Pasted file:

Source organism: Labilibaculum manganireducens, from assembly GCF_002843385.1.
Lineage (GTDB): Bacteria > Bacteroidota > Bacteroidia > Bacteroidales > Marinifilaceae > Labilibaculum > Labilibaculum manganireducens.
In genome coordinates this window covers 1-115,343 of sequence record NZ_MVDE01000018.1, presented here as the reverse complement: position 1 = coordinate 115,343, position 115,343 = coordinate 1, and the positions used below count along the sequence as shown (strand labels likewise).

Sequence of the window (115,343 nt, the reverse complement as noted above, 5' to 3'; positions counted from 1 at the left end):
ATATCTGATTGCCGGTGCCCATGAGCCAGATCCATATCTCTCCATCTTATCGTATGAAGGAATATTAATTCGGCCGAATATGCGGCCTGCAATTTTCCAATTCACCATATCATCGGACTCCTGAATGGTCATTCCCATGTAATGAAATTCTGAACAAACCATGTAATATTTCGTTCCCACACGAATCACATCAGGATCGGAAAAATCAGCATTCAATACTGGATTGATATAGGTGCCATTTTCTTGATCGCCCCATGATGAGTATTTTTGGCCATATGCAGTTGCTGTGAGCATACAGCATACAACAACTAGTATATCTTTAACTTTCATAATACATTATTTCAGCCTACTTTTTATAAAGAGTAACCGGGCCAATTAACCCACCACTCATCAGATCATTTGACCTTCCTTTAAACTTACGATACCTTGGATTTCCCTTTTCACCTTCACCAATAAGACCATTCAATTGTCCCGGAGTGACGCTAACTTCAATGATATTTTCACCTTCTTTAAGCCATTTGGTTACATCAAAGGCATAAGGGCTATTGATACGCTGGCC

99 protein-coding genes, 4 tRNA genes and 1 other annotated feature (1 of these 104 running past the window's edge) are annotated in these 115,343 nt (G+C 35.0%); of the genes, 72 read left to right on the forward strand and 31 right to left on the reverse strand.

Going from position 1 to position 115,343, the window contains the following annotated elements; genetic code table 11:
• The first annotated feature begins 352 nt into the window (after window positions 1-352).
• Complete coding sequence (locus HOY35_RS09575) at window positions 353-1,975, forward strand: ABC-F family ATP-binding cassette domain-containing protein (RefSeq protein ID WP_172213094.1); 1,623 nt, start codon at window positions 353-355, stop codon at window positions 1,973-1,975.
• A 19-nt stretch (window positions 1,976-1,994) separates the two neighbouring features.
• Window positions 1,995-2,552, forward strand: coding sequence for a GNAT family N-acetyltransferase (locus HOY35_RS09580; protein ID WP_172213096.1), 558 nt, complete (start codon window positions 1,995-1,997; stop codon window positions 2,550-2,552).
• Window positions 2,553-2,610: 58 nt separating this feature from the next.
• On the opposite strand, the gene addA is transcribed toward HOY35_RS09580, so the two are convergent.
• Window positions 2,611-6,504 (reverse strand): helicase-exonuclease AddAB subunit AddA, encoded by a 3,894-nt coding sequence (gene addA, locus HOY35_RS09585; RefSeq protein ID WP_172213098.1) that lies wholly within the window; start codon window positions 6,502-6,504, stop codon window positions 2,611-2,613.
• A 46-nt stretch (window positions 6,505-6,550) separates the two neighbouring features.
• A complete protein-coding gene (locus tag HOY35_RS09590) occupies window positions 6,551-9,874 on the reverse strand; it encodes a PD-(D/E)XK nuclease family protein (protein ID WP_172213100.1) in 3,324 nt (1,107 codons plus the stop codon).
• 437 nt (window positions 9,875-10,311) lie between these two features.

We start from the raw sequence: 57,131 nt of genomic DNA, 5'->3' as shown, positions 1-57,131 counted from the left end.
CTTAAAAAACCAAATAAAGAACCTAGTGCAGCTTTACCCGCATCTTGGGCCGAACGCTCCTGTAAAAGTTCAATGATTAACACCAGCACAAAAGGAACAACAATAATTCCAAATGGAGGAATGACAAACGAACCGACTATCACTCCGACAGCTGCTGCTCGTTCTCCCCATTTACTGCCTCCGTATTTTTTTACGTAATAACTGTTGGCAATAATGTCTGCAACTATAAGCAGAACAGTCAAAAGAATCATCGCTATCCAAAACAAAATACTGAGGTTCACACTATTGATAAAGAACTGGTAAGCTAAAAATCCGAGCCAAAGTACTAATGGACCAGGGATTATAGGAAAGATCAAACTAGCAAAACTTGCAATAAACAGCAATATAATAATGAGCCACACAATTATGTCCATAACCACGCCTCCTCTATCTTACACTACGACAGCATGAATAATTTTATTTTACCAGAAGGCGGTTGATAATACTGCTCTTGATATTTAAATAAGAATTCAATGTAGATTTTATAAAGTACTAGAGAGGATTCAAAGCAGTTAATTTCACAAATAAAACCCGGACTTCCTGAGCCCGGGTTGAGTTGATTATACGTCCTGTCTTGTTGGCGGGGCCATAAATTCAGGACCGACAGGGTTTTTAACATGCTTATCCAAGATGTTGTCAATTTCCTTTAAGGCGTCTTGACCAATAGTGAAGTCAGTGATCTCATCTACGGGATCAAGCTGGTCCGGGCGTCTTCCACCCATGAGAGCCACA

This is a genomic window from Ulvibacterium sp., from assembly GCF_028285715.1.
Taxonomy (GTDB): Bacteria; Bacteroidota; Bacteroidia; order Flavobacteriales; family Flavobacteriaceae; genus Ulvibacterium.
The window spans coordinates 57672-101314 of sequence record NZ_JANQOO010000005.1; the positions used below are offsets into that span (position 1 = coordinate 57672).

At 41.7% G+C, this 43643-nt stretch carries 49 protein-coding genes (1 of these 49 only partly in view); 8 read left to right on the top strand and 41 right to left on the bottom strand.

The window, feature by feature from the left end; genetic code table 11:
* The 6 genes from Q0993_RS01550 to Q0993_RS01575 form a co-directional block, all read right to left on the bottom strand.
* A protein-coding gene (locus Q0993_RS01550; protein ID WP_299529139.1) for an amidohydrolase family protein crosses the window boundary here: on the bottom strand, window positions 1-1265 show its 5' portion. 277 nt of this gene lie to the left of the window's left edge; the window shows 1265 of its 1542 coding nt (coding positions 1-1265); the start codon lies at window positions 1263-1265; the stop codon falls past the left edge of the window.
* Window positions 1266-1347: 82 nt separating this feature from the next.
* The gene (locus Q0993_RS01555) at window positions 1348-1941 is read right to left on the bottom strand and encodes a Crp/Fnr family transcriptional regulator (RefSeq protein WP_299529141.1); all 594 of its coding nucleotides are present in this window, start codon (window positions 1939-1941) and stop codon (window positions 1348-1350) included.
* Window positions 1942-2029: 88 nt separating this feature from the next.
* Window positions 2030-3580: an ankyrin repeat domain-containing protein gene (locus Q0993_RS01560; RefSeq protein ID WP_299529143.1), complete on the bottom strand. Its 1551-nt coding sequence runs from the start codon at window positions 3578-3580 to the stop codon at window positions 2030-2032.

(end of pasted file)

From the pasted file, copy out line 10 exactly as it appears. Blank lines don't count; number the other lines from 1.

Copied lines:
• A 19-nt stretch (window positions 1,976-1,994) separates the two neighbouring features.